Class-Action Lawsuit Alleges that Maxwell House Coffee Products Are Deceptively Advertised
On July 31, 2020, Plaintiff, on behalf of a proposed class of consumers, filed a class-action lawsuit against Defendant Kraft Heinz Company alleging that Defendant had falsely and deceptively advertised its Maxwell House ground coffee products by “grossly” exaggerating the number of cups of coffee that could be made from them.
The representations at issue covered 38 varieties of coffee products and were made in each case on the front packaging of the products. Based on the products’ instructions to use one tablespoon of ground coffee to make one 6 fluid-ounce cup of coffee, and the fact that one tablespoon of ground coffee weighed five grams, Plaintiff calculated that Defendant’s products could only produce between 66% and 73% of the represented number of cups of coffee based on the net quantity of contents of the product. The example provided in the complaint was that the product claimed to make 90 cups of coffee from a 10.5 ounce (297 gram) tin but at 5 grams per tablespoon the contents would only yield around 59 cups of coffee. Plaintiff alleged that these misrepresentations allowed Defendant to charge more for the coffee products and induced consumers to purchase them, and that it would be unreasonable to expect a consumer to calculate how many cups of the coffee the products could make.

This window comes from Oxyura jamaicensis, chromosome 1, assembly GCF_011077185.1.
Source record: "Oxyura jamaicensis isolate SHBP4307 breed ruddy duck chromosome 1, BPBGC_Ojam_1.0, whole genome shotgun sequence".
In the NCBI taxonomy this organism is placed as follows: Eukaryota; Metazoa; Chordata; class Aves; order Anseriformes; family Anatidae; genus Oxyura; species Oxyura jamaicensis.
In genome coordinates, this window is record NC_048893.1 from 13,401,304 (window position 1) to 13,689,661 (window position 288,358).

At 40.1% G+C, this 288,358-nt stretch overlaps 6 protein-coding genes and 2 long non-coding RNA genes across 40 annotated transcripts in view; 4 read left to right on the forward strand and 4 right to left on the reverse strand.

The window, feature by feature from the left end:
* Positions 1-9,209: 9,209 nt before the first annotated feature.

Plaintiff’s complaint is similar to a class-action lawsuit filed in May 2020 which alleged that Folgers Coffee Company had inflated the number of cups of coffee that could be produced from its products. Keller and Heckman will continue to monitor developments in this case and trends in food class-action litigation.